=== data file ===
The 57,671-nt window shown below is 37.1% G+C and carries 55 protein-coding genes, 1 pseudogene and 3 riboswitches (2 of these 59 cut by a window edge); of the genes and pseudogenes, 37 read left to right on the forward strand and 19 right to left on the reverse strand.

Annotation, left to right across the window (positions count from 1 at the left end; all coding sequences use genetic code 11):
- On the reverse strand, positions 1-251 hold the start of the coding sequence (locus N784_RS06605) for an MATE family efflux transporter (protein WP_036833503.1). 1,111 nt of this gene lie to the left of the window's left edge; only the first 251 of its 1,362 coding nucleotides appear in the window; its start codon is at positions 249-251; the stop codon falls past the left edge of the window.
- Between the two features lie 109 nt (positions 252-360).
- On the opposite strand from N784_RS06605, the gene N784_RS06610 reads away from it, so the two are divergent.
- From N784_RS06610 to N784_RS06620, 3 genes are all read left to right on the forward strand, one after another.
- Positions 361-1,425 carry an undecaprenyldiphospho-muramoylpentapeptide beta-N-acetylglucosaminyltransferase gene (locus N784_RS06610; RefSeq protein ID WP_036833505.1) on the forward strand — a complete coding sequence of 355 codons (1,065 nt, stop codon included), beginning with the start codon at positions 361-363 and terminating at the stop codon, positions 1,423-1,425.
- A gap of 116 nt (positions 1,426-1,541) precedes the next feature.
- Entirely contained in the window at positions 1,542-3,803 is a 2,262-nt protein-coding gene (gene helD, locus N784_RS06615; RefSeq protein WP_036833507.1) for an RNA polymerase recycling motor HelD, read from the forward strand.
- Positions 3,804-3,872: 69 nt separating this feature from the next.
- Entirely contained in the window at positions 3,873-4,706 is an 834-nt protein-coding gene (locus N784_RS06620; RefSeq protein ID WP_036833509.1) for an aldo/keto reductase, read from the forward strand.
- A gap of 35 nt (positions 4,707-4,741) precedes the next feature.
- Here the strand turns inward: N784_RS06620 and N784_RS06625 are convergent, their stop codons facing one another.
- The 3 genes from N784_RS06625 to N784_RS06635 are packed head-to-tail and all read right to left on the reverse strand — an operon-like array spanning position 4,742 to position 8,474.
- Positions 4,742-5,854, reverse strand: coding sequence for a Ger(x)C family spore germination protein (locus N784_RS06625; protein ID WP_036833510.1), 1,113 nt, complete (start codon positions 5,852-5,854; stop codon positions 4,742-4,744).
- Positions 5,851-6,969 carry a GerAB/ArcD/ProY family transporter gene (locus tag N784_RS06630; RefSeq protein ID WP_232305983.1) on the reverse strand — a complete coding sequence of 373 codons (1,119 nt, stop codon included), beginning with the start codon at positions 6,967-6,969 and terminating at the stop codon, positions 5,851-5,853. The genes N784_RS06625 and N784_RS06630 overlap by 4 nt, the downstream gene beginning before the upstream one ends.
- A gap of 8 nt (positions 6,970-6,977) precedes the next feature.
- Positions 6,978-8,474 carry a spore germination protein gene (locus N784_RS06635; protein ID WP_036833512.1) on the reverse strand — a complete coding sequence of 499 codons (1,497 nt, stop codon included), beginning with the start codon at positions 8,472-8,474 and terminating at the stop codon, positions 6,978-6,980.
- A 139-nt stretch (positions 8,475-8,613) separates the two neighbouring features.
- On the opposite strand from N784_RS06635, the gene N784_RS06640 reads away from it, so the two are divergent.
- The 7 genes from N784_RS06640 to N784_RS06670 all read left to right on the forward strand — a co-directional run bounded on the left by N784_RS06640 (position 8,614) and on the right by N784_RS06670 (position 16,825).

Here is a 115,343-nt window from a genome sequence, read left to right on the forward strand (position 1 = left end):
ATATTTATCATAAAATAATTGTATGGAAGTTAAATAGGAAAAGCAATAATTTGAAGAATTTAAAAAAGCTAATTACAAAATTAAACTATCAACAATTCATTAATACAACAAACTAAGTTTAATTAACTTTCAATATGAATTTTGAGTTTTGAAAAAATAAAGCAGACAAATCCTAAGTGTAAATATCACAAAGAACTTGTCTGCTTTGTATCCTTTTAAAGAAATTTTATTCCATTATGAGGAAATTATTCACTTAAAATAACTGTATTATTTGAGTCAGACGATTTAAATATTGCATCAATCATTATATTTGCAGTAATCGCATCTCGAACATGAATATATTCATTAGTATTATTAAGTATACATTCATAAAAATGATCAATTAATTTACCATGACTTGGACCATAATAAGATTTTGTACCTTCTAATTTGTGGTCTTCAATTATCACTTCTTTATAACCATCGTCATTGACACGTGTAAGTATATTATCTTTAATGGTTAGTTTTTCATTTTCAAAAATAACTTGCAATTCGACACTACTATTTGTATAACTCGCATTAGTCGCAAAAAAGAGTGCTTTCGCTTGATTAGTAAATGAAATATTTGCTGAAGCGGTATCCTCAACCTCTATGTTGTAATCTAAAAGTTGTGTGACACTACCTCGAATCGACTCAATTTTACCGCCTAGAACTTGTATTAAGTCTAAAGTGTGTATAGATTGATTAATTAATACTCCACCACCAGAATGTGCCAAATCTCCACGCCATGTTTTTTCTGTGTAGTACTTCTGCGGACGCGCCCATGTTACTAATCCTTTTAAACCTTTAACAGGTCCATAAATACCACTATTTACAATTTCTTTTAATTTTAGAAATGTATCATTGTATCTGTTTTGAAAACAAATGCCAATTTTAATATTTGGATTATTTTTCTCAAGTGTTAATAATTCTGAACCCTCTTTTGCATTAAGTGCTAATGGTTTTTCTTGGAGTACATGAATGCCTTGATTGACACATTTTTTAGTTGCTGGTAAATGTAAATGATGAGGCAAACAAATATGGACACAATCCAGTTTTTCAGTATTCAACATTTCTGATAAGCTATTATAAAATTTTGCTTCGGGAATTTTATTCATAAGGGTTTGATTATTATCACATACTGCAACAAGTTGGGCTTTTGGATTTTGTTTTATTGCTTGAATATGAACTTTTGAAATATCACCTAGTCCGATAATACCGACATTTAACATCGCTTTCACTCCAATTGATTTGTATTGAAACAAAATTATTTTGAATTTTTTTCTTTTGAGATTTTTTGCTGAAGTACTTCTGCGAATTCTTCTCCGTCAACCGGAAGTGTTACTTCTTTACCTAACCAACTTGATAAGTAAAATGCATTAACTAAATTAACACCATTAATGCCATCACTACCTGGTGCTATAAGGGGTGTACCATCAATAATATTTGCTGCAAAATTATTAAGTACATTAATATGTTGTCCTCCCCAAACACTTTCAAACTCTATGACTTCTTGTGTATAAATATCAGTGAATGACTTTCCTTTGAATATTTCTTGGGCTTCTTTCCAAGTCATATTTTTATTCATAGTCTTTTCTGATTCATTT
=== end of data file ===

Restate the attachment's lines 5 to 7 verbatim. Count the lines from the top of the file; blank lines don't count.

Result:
- On the opposite strand from N784_RS06605, the gene N784_RS06610 reads away from it, so the two are divergent.
- From N784_RS06610 to N784_RS06620, 3 genes are all read left to right on the forward strand, one after another.
- Positions 361-1,425 carry an undecaprenyldiphospho-muramoylpentapeptide beta-N-acetylglucosaminyltransferase gene (locus N784_RS06610; RefSeq protein ID WP_036833505.1) on the forward strand — a complete coding sequence of 355 codons (1,065 nt, stop codon included), beginning with the start codon at positions 361-363 and terminating at the stop codon, positions 1,423-1,425.